This separation is already a reminder of Hexagonal Architecture, where there are 3 main parts primary adapter and secondary adapter and application. The primary adapter is responsible for incoming requests, the secondary adapter communicates with the outside world, and the application focuses on business logic and the domain.

And also the main idea is to divide the code into parts and put the business logic in a separate entity.

But let’s continue with our scheme. Reading this article, I liked how the guys called the layers, ports and adapters, but it’s not the same as ports and adapters used in Hexagonal Architecture. Ports is the same as primary adapter or in our scheme incoming requests, basically all incoming messages to your application. Adapters are the same as secondary adapter or in our diagram it’s called Data, this is how the application communicates with the outside world, for example the database, a file storage and so on.

As a result of all simplifications and renaming we get the following diagram. Ports and Adapters we already told you what they are, Application is the layer that connects all the other layers, it used to be called Use Cases and Domain is still unchanged, it keeps the business logic in itself.

Let’s say we have a small web application to store a todo list of tasks, where we can get a list of tasks, create a task, edit and delete, basically a normal api. We need to get a list of tasks. To do this we make a call to our api, to get the list, the request goes to the port, because it is responsible for communicating with the outside world, then the port makes a request to the application to get the list, then the application makes a request to get the list in the repository, that we have adapters, repository then makes a request to the external repository, where the task list is stored. After receiving data repository transforms it to a domain object and sends it to the application, the application can do something with the object and sends it to the port and from the port the data goes to web application. In the diagram below I have shown the request path from web application to get data with red line and data path is shown with green line.

Now it’s time to look at the code of the resulting architecture on a real example. We still have the same service to keep the todo list of tasks. This will be the simplest service for personal use.

├── api
│   ├── docs.go
│   ├── swagger.json
│   └── swagger.yaml
├── cmd
│   └── server
│       └── main.go
├── go.mod
├── go.sum
├── internal
│   ├── adapters
│   │   ├── repository
│   │   │   └── postgres.go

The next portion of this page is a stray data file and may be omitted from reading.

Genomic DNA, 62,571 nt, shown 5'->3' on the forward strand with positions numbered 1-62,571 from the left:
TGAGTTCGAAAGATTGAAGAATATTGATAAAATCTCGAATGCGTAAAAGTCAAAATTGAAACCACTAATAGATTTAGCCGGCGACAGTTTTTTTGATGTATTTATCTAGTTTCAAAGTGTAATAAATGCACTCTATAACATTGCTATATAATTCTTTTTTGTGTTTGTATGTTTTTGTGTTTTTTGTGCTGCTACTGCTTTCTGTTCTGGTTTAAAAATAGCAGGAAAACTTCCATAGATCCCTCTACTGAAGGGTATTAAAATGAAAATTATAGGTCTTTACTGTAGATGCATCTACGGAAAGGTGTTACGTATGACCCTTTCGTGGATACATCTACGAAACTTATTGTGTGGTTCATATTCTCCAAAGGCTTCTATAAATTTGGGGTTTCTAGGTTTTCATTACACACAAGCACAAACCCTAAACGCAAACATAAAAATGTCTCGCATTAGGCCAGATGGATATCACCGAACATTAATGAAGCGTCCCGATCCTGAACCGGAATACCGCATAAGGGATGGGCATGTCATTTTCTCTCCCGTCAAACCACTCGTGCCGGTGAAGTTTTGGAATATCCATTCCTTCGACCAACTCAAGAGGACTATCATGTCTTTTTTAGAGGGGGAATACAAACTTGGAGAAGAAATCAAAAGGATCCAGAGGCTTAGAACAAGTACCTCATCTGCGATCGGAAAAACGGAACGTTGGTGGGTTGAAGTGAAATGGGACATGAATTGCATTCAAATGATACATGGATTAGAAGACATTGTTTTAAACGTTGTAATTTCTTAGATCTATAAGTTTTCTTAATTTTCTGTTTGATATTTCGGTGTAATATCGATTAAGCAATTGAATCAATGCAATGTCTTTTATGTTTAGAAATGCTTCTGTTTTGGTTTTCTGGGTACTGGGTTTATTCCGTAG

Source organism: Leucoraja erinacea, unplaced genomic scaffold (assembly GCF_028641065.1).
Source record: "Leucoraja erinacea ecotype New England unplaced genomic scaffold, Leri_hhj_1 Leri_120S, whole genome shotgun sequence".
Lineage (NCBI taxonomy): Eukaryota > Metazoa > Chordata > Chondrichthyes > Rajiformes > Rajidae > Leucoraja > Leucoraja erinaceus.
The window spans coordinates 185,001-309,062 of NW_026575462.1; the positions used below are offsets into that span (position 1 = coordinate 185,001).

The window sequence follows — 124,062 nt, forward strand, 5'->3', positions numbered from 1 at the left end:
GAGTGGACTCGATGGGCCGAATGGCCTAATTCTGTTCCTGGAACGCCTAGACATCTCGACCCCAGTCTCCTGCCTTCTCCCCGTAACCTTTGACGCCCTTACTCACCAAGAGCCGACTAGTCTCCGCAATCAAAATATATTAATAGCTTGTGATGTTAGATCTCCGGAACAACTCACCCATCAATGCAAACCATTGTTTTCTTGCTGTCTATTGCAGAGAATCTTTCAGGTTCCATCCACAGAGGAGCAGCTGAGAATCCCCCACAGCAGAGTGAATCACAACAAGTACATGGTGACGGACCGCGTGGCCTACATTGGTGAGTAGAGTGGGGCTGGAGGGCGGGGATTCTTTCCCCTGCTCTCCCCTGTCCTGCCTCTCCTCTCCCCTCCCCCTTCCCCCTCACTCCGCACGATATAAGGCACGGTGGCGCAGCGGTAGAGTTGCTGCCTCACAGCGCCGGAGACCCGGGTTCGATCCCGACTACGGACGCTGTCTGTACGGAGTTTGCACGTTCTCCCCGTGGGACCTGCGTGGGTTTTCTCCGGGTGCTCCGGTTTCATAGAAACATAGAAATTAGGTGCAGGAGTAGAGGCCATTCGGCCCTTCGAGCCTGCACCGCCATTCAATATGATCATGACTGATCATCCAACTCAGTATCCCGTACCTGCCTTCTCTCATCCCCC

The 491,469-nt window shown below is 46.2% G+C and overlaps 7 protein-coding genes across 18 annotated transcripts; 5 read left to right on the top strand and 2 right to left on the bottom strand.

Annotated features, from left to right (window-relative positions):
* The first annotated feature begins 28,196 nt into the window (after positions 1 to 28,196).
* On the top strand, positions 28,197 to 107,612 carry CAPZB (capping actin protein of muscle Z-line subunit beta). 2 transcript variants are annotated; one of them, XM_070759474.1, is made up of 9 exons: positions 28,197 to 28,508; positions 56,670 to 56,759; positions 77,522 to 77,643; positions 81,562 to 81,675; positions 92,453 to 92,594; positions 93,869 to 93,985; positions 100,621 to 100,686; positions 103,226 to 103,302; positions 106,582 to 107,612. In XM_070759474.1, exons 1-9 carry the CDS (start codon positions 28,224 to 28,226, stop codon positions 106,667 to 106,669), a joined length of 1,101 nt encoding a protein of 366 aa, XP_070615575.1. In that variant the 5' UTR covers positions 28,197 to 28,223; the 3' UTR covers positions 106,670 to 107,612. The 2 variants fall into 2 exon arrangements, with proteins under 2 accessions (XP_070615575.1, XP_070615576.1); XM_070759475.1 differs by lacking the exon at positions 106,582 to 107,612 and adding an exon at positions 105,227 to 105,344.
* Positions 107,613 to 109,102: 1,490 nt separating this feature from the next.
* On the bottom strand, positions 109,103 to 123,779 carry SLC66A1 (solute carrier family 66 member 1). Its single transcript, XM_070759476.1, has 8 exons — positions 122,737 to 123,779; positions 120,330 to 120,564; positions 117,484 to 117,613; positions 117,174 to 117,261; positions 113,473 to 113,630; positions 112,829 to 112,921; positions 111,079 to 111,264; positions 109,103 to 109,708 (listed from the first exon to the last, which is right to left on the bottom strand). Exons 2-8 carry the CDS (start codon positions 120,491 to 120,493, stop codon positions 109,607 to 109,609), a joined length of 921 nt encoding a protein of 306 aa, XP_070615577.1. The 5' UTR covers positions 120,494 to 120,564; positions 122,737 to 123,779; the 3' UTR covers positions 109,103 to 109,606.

│   │   └── repository.go
│   ├── app
│   │   └── app.go
│   ├── domain
│   │   └── todo
│   │       ├── repository.go
│   │       └── task.go
│   ├── ports
│   │   └── http.go
│   └── service
│       └── application.go
└── sql
    └── tasks

We use Standard Go Project Layout to organize code in the repository. From the link above you can see what the root directories are for. In this example we are interested in the structure in the internal folder. There are 5 folders: adapters, app, domain, ports, service.

  • adapters - here we have various external api clients, pub/sub, database queries, everything we need to communicate with the outside world
  • ports - responsible for receiving messages from the outside world, like http requests.
  • app - is the application itself where the business logic is, where we connect the different layers, ports and adapters.
  • domain - where the business logic and interfaces to receive data are placed
  • service - this is an additional folder where interfaces to the app are stored

You can review the project code here.


The advantage of this architecture:

  1. Unbound code, separation of business logic from infrastructure things. Independence from external agents: the presence of abstractions between business logic and the external world in certain cases allows to change external sources without affecting internal layers.
  2. Ease of testing - relatively easy to test code, which generally allows you to create a solid, quality and scalable product. layers are isolated, so they can be tested without monkey-patching
  3. Ease of changing business rules, as they are all collected in one place, not spread across the project and not mixed up with low-level code;
  4. A standard structure helps you navigate the project easily, speeding up development in the long run.


  1. High entry threshold. It is quite difficult to think through the interaction of all the modules of the system, and for beginners this is an impossible task, and if a beginner has just entered the project with this architecture, everything looks confusing and does not serve any logic, without input data. In general, it’s important to understand the basics of layers. From there, you’ll already understand how to lay everything out, and you’ll start doing it on automatic.
  2. You have to write more code, especially mapping structures that move between layers.
  3. interfaces, each layer has its own interfaces, yes this makes it easier to test, but it makes it harder to navigate.